By Sandy Barnes
Members of the Town’s finance committee took another close look at the proposed two percent increase in utility rates at the Wednesday, Oct. 29 meeting.
“I’m going to have to be convinced to raise rates at all,” said Trustee Jeff Hindman during the opening discussion.
“The two percent increase is very minimal,” said Town Clerk Mary Cowdin who is working with Town Administrator Jim White on the 2009 budget. “It’s minimal to users, but not to the Town,” she added.
White said he was “thrilled” that the initial proposed increases for water and wastewater service had been lowered to six and five percent after working with a financial consultant, who had previously projected 15 and 18 percent hikes in 2009.
Trustee Glen Buckingham, who serves as finance committee chairman, said the utility rates of other towns should be considered when making decisions about increases for Berthoud. However, he acknowledged the necessity for raising rates.
“I think it’s a dangerous strategy to get into, setting them at zero,” Buckingham said. “From my viewpoint, costs are going up every day.”
Delaying utility rate increases doesn’t take away the need to do necessary work, said White. “It’s something we did overlook in the past.”
While acknowledging the need to maintain the systems and to continue making payments on the debt for the water and wastewater treatment plants, finance committee members questioned a projected expense for a future water line that would be brought to Interstate 25.
“I’m looking at assumptions I have no confidence in,” said Hindman. “Do we need a $5 million line to Interstate 25?”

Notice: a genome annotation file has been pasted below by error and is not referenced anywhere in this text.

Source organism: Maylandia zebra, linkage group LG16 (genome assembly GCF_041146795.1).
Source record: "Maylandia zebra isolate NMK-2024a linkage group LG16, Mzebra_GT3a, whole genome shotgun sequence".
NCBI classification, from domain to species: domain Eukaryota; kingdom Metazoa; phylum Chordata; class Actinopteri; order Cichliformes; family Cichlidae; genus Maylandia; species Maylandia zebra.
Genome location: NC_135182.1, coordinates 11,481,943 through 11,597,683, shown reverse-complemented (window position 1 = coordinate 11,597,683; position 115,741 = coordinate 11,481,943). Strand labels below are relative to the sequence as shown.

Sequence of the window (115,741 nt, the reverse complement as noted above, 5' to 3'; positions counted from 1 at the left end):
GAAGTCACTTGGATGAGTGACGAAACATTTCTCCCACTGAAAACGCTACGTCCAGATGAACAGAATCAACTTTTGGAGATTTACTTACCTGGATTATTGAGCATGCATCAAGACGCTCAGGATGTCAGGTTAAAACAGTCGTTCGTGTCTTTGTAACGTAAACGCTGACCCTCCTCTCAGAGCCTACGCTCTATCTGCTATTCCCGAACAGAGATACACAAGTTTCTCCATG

Mayor Tom Patterson said that extending a water line to Interstate 25 would be duplicative because the Little Thompson Water District already has one in place in that area.
“Water’s a mess,” said Buckingham. “We need a strategy on how to manage it.”
A comparative study of how Berthoud’s utility rates compare with other communities would play heavily into it, he commented.
“Part of what we’re still missing is rate comparisons,” he said. “We’re trying to solve more than the budget.”
Buckingham also asked when the Town would have to consider building a new water treatment plant and how to pay for it.
New capacity should be paid through tap fees, and utility rates should be paying for maintenance of the present facilities, said Hindman.
While discussing the possibility of additional development that could bring revenue to the Town next year, Cowdin remarked, “It would be an amazing event if we had a lot of building permits.”
Cowdin said she felt it would be “very shortsighted” to not have a two percent hike in utility rates in 2009.
“I’m not against raises, but I want real numbers,” said Hindman.